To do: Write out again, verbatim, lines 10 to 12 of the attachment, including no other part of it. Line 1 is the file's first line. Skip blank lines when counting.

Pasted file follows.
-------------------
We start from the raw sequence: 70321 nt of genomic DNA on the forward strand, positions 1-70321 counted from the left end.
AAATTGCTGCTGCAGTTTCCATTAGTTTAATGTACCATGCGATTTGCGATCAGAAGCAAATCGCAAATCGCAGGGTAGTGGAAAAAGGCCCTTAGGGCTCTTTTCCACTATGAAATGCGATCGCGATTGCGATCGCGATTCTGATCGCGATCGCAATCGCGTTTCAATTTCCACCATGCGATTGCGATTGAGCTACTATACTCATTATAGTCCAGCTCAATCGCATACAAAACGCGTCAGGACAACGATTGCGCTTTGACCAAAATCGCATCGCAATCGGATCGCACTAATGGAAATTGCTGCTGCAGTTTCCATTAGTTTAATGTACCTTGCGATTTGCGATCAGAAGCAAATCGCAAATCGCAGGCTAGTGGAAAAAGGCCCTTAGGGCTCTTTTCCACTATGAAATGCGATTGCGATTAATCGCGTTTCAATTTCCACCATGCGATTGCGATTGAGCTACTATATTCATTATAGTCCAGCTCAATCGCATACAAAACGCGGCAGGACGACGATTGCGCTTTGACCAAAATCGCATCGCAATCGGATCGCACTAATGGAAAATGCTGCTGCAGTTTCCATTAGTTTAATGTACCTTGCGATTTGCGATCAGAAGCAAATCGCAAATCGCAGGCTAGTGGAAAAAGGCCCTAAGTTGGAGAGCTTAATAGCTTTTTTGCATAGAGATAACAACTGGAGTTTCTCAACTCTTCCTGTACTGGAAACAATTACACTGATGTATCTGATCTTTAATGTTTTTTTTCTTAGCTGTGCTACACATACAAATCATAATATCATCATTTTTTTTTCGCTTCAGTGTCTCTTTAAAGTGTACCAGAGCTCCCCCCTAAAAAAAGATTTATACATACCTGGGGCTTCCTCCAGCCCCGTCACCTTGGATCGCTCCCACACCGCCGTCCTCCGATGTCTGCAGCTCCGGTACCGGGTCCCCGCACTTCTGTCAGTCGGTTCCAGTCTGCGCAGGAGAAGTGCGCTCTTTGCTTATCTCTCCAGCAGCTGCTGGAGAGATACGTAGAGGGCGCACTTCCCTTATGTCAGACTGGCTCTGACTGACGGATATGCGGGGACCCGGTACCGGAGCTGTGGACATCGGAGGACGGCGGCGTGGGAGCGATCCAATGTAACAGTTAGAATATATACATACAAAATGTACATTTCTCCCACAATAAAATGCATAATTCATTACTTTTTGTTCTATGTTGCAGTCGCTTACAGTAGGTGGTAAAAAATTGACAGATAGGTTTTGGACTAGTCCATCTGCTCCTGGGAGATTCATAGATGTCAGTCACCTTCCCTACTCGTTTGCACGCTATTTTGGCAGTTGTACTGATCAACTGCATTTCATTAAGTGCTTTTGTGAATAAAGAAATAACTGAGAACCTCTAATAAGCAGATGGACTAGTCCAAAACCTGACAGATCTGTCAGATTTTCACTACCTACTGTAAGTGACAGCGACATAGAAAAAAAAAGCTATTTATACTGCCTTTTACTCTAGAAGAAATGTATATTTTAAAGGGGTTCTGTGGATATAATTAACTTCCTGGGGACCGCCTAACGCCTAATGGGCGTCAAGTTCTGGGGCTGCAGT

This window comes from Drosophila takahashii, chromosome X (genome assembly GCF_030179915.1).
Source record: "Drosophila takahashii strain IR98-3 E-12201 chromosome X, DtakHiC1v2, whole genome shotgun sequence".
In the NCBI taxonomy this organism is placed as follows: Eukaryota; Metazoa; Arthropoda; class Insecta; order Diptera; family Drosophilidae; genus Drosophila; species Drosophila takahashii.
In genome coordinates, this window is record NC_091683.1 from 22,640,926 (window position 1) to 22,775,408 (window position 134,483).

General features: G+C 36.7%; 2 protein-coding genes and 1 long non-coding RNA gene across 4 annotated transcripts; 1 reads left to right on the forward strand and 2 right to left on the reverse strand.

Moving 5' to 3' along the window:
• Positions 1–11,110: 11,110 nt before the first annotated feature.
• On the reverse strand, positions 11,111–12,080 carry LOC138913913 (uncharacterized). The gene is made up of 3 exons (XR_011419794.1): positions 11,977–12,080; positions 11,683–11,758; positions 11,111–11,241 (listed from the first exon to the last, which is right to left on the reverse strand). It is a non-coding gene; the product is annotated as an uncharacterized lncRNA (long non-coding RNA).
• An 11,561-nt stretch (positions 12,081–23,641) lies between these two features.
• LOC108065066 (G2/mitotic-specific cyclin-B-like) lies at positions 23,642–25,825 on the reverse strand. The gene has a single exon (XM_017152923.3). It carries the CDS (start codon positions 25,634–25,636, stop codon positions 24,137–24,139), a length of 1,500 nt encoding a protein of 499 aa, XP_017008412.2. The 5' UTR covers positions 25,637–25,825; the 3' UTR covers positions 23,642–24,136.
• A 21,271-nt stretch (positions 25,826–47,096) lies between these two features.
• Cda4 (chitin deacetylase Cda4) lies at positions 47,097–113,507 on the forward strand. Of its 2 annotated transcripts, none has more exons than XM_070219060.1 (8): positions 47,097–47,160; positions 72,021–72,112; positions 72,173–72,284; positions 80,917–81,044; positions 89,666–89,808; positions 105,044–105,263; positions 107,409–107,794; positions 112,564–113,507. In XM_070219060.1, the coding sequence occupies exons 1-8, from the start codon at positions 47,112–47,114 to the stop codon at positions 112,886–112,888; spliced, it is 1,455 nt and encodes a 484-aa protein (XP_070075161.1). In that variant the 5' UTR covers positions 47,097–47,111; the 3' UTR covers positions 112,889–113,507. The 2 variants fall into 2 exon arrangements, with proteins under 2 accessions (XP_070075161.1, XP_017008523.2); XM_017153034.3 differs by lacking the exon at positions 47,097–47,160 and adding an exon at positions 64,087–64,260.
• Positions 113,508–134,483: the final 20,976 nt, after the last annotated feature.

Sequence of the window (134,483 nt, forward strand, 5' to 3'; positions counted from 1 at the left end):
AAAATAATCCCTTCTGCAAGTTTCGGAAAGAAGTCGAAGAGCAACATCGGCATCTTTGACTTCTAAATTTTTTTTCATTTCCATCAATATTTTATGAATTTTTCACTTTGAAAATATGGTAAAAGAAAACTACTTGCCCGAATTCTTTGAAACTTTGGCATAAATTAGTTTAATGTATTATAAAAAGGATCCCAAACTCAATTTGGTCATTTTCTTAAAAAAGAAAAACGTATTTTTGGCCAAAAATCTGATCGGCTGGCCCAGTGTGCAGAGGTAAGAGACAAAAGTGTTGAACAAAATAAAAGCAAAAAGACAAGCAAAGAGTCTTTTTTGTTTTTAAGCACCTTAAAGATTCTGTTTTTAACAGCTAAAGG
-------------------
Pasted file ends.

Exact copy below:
• On the reverse strand, positions 11,111–12,080 carry LOC138913913 (uncharacterized). The gene is made up of 3 exons (XR_011419794.1): positions 11,977–12,080; positions 11,683–11,758; positions 11,111–11,241 (listed from the first exon to the last, which is right to left on the reverse strand). It is a non-coding gene; the product is annotated as an uncharacterized lncRNA (long non-coding RNA).
• An 11,561-nt stretch (positions 12,081–23,641) lies between these two features.
• LOC108065066 (G2/mitotic-specific cyclin-B-like) lies at positions 23,642–25,825 on the reverse strand. The gene has a single exon (XM_017152923.3). It carries the CDS (start codon positions 25,634–25,636, stop codon positions 24,137–24,139), a length of 1,500 nt encoding a protein of 499 aa, XP_017008412.2. The 5' UTR covers positions 25,637–25,825; the 3' UTR covers positions 23,642–24,136.